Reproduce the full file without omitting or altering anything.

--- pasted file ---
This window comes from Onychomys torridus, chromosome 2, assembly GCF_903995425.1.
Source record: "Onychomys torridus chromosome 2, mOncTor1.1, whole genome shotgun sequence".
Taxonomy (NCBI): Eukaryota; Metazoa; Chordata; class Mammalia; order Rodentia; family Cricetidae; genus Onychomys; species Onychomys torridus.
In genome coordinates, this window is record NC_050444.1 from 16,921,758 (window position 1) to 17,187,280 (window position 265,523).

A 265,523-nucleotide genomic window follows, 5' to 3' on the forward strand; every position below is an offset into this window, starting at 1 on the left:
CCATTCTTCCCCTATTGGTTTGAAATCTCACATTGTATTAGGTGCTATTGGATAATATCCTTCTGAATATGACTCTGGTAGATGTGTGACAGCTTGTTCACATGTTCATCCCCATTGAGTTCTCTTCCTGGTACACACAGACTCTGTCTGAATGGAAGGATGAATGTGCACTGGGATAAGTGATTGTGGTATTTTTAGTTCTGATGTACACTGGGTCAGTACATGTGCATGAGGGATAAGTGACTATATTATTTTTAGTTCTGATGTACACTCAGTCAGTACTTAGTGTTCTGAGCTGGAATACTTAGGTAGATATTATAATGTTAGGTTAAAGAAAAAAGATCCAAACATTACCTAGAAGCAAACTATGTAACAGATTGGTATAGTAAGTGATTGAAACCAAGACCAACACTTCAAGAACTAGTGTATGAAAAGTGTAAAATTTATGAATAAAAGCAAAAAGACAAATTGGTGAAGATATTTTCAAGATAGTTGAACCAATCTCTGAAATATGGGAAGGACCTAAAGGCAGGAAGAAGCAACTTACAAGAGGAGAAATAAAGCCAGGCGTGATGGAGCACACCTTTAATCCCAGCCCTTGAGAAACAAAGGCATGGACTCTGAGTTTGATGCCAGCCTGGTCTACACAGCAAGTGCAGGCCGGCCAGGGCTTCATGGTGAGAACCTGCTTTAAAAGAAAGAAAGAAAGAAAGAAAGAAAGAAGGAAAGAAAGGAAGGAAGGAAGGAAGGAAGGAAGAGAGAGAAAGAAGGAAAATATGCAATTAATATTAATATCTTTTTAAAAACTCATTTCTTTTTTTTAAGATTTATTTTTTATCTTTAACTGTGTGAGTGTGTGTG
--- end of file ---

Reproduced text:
This window comes from Onychomys torridus, chromosome 2, assembly GCF_903995425.1.
Source record: "Onychomys torridus chromosome 2, mOncTor1.1, whole genome shotgun sequence".
Taxonomy (NCBI): Eukaryota; Metazoa; Chordata; class Mammalia; order Rodentia; family Cricetidae; genus Onychomys; species Onychomys torridus.
In genome coordinates, this window is record NC_050444.1 from 16,921,758 (window position 1) to 17,187,280 (window position 265,523).

A 265,523-nucleotide genomic window follows, 5' to 3' on the forward strand; every position below is an offset into this window, starting at 1 on the left:
CCATTCTTCCCCTATTGGTTTGAAATCTCACATTGTATTAGGTGCTATTGGATAATATCCTTCTGAATATGACTCTGGTAGATGTGTGACAGCTTGTTCACATGTTCATCCCCATTGAGTTCTCTTCCTGGTACACACAGACTCTGTCTGAATGGAAGGATGAATGTGCACTGGGATAAGTGATTGTGGTATTTTTAGTTCTGATGTACACTGGGTCAGTACATGTGCATGAGGGATAAGTGACTATATTATTTTTAGTTCTGATGTACACTCAGTCAGTACTTAGTGTTCTGAGCTGGAATACTTAGGTAGATATTATAATGTTAGGTTAAAGAAAAAAGATCCAAACATTACCTAGAAGCAAACTATGTAACAGATTGGTATAGTAAGTGATTGAAACCAAGACCAACACTTCAAGAACTAGTGTATGAAAAGTGTAAAATTTATGAATAAAAGCAAAAAGACAAATTGGTGAAGATATTTTCAAGATAGTTGAACCAATCTCTGAAATATGGGAAGGACCTAAAGGCAGGAAGAAGCAACTTACAAGAGGAGAAATAAAGCCAGGCGTGATGGAGCACACCTTTAATCCCAGCCCTTGAGAAACAAAGGCATGGACTCTGAGTTTGATGCCAGCCTGGTCTACACAGCAAGTGCAGGCCGGCCAGGGCTTCATGGTGAGAACCTGCTTTAAAAGAAAGAAAGAAAGAAAGAAAGAAAGAAGGAAAGAAAGGAAGGAAGGAAGGAAGGAAGGAAGAGAGAGAAAGAAGGAAAATATGCAATTAATATTAATATCTTTTTAAAAACTCATTTCTTTTTTTTAAGATTTATTTTTTATCTTTAACTGTGTGAGTGTGTGTG